Lifting the Cup. Henri Nouwen defines lifting the cup as “an invitation to affirm and celebrate life together. It means joining in community and sharing our cravings, our fantasies, our shame or vulnerabilities and giving others permission to do likewise in a spirit of blessing, of giving thanks.”1 When each of us can hold firm our own cup, claiming it as our own, it is then that we can lift it up for others to see.

When we lift our cup together in community, it is a way to celebrate the truth that we all carry wounds. In a place of mature, safe community, these wounds become areas of healing. Lifting our cup is a gesture of hope.

I am a fiercely independent person, but I’m also a fiercely relational person. In our “I can do it myself” society, I hid my need of relationship in fear and shame. It wasn’t until I understood vulnerability, until I trusted my brothers and lifted my cup, allowing them to see me, that relationship happened. Grace and mercy happened. I learned that we are wired for struggle, but we are also worthy of love and belonging.

You are a good gift. Life is not something to be ashamed of, but it is a gift to be shared with others. The cup filled with sorrow and joy, when lifted for others to see, can become the cup of life.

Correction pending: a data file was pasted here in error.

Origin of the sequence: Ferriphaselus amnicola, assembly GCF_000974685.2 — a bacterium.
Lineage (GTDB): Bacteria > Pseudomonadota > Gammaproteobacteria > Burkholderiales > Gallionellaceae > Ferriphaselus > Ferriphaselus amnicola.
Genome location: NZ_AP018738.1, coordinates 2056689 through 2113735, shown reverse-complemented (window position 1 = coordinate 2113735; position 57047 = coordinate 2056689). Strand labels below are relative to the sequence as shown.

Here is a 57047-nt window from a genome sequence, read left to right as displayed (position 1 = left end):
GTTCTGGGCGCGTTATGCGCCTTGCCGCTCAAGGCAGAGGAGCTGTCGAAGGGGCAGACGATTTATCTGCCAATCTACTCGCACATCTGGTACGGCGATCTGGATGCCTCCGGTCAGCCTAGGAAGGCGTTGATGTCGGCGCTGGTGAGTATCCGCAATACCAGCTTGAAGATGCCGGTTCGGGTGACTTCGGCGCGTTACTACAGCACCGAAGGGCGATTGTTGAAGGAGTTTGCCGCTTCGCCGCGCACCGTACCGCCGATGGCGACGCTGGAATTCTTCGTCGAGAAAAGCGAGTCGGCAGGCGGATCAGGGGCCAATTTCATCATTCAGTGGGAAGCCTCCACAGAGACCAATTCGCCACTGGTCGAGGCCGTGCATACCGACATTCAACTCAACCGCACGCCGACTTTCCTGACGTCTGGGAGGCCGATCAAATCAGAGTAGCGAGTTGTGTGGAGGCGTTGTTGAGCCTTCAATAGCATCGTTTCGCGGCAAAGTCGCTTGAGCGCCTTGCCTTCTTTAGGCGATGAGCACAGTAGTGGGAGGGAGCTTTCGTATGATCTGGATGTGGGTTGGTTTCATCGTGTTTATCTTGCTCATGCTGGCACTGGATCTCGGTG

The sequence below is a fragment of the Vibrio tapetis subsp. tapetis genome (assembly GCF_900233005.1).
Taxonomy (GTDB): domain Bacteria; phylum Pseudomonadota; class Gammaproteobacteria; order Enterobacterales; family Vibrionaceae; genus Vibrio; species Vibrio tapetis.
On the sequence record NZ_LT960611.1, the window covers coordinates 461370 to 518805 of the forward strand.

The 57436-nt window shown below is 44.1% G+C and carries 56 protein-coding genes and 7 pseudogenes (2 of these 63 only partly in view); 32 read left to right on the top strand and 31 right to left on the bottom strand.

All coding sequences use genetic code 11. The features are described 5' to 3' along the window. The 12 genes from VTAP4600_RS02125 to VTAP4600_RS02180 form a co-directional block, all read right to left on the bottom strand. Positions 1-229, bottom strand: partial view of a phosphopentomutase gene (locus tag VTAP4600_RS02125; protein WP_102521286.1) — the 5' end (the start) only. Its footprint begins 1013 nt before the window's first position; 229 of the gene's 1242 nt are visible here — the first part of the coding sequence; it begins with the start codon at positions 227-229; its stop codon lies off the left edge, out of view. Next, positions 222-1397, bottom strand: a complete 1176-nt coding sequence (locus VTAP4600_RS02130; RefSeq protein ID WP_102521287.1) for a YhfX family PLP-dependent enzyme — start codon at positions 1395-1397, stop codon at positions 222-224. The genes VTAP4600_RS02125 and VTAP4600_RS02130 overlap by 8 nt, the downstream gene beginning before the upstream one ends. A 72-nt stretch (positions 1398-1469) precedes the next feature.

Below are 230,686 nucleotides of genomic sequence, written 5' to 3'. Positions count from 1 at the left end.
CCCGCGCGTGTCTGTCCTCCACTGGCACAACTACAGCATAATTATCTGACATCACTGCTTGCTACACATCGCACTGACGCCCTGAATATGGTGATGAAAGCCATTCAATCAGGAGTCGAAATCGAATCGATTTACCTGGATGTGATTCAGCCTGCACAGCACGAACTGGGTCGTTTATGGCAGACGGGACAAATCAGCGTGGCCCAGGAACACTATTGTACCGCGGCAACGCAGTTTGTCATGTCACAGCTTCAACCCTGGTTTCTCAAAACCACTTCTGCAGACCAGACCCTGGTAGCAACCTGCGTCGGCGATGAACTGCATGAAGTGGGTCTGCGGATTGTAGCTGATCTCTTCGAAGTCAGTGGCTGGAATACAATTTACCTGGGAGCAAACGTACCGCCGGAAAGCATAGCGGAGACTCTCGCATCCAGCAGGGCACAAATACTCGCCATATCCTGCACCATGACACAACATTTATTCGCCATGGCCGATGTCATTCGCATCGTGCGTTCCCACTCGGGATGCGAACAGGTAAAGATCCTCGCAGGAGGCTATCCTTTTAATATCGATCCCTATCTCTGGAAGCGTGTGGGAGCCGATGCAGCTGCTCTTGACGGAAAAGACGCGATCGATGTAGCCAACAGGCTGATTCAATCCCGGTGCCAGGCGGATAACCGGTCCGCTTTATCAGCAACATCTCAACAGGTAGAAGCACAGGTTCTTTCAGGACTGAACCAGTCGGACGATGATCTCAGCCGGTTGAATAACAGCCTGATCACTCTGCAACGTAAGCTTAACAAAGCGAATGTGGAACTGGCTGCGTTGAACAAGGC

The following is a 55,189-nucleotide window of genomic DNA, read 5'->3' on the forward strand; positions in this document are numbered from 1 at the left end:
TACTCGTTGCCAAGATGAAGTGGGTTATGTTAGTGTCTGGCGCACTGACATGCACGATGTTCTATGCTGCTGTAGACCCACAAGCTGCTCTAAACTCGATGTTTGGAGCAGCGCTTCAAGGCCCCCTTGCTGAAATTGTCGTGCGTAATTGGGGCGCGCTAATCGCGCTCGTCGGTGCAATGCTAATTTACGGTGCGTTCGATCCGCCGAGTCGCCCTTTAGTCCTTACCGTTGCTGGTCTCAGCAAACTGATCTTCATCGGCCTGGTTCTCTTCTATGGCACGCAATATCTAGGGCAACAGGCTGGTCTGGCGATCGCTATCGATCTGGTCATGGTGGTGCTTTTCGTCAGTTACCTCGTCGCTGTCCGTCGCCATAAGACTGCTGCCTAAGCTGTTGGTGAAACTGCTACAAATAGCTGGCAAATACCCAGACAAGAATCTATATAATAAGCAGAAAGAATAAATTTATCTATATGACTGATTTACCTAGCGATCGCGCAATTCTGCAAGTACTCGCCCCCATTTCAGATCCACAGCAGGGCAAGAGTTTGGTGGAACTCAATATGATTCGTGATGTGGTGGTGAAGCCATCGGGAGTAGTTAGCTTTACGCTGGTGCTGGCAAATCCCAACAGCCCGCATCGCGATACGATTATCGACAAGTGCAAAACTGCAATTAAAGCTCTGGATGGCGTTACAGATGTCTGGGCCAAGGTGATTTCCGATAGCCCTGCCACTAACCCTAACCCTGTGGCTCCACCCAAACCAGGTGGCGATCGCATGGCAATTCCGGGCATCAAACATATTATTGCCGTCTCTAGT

Drinking the Cup. Henri Nouwen says, “Drinking the cup of life is fully appropriating and internalizing our own unique existence, with all its sorrows and joys. It’s a challenge to forthrightly acknowledge who we are, to forsake the entrapments of our addictions, compulsions, and sins and to be fully trusting in God and Jesus who, in a spirit of unconditional love, accepted his ministry with all its consequences.”1

Drinking the cup makes us own everything we are living. This isn’t “making the best of it” or “dealing with the cards you’ve been dealt”. It’s agreeing, “This is my life, and dare I say, with all of the sorrow and joys, I want this to be my life.”